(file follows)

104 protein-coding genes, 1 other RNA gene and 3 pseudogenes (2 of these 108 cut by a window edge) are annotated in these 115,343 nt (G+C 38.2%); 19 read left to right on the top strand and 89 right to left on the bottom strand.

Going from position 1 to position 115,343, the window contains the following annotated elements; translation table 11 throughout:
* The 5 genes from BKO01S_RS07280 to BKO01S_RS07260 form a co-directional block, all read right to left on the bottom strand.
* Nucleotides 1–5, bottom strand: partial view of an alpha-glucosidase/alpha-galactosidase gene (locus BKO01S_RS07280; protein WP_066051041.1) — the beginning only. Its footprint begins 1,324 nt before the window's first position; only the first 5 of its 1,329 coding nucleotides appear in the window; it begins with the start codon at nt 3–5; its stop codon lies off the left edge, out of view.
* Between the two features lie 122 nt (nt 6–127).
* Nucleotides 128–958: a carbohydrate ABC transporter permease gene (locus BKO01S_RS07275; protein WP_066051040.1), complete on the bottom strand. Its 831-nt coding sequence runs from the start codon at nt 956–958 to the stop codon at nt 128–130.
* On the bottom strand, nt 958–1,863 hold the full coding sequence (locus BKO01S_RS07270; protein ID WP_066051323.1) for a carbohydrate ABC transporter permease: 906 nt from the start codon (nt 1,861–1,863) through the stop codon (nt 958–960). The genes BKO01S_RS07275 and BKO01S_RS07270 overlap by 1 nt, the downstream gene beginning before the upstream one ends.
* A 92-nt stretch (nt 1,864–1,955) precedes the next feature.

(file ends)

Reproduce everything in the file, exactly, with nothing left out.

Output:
104 protein-coding genes, 1 other RNA gene and 3 pseudogenes (2 of these 108 cut by a window edge) are annotated in these 115,343 nt (G+C 38.2%); 19 read left to right on the top strand and 89 right to left on the bottom strand.

Going from position 1 to position 115,343, the window contains the following annotated elements; translation table 11 throughout:
* The 5 genes from BKO01S_RS07280 to BKO01S_RS07260 form a co-directional block, all read right to left on the bottom strand.
* Nucleotides 1–5, bottom strand: partial view of an alpha-glucosidase/alpha-galactosidase gene (locus BKO01S_RS07280; protein WP_066051041.1) — the beginning only. Its footprint begins 1,324 nt before the window's first position; only the first 5 of its 1,329 coding nucleotides appear in the window; it begins with the start codon at nt 3–5; its stop codon lies off the left edge, out of view.
* Between the two features lie 122 nt (nt 6–127).
* Nucleotides 128–958: a carbohydrate ABC transporter permease gene (locus BKO01S_RS07275; protein WP_066051040.1), complete on the bottom strand. Its 831-nt coding sequence runs from the start codon at nt 956–958 to the stop codon at nt 128–130.
* On the bottom strand, nt 958–1,863 hold the full coding sequence (locus BKO01S_RS07270; protein ID WP_066051323.1) for a carbohydrate ABC transporter permease: 906 nt from the start codon (nt 1,861–1,863) through the stop codon (nt 958–960). The genes BKO01S_RS07275 and BKO01S_RS07270 overlap by 1 nt, the downstream gene beginning before the upstream one ends.
* A 92-nt stretch (nt 1,864–1,955) precedes the next feature.